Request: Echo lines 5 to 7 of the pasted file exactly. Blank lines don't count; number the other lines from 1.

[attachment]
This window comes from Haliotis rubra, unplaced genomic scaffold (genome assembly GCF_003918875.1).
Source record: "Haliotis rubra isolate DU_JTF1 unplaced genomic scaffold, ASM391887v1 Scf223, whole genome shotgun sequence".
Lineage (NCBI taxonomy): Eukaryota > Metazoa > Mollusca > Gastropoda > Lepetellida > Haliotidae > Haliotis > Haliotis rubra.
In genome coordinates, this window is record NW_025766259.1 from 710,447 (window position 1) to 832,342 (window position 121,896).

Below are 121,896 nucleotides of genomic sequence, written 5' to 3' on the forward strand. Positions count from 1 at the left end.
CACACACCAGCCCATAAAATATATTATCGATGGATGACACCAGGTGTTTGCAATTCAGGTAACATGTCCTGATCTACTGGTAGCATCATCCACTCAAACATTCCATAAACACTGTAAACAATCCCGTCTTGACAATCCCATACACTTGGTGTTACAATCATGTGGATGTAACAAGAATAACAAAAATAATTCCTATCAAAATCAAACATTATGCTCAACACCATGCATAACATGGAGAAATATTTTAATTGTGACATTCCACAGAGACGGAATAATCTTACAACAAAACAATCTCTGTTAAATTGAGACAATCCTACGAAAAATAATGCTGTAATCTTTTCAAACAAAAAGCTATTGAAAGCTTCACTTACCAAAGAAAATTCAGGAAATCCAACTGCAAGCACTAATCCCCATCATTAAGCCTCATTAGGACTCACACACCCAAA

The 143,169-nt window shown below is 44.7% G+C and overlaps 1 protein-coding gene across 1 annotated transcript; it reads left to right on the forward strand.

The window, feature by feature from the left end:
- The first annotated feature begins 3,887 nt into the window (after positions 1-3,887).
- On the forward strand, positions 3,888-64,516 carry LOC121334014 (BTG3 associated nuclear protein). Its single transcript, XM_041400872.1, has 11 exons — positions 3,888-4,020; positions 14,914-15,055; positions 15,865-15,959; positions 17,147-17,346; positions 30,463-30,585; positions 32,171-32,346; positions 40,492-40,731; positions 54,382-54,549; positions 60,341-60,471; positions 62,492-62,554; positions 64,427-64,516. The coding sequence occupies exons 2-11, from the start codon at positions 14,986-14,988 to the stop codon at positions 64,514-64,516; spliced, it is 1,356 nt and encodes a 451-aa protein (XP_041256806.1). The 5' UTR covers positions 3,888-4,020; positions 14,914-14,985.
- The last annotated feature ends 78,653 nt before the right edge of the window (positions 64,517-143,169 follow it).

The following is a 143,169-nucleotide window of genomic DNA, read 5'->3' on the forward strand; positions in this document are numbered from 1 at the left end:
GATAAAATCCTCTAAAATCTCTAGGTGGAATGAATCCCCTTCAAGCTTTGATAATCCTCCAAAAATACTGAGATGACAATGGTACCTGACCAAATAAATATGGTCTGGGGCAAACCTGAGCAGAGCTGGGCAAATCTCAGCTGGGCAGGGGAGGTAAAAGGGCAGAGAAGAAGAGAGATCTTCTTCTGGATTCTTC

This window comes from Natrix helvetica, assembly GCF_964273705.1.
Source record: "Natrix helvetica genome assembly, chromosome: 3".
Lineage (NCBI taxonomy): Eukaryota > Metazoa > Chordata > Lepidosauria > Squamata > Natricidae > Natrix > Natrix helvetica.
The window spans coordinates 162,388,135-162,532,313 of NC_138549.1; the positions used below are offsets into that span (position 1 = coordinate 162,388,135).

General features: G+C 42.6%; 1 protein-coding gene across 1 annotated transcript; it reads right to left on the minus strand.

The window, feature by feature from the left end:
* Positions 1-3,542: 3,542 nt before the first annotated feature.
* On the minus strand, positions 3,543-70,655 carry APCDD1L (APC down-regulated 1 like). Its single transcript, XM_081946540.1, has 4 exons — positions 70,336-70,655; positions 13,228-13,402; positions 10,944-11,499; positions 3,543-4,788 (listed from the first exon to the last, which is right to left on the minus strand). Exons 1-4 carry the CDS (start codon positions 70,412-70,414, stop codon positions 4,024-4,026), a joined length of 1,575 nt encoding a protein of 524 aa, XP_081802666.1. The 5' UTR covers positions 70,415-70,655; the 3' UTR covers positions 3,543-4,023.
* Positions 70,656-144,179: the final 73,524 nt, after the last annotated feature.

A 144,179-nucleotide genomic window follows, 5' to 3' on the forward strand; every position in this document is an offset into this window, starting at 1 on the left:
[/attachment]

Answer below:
Below are 121,896 nucleotides of genomic sequence, written 5' to 3' on the forward strand. Positions count from 1 at the left end.
CACACACCAGCCCATAAAATATATTATCGATGGATGACACCAGGTGTTTGCAATTCAGGTAACATGTCCTGATCTACTGGTAGCATCATCCACTCAAACATTCCATAAACACTGTAAACAATCCCGTCTTGACAATCCCATACACTTGGTGTTACAATCATGTGGATGTAACAAGAATAACAAAAATAATTCCTATCAAAATCAAACATTATGCTCAACACCATGCATAACATGGAGAAATATTTTAATTGTGACATTCCACAGAGACGGAATAATCTTACAACAAAACAATCTCTGTTAAATTGAGACAATCCTACGAAAAATAATGCTGTAATCTTTTCAAACAAAAAGCTATTGAAAGCTTCACTTACCAAAGAAAATTCAGGAAATCCAACTGCAAGCACTAATCCCCATCATTAAGCCTCATTAGGACTCACACACCCAAA

The 143,169-nt window shown below is 44.7% G+C and overlaps 1 protein-coding gene across 1 annotated transcript; it reads left to right on the forward strand.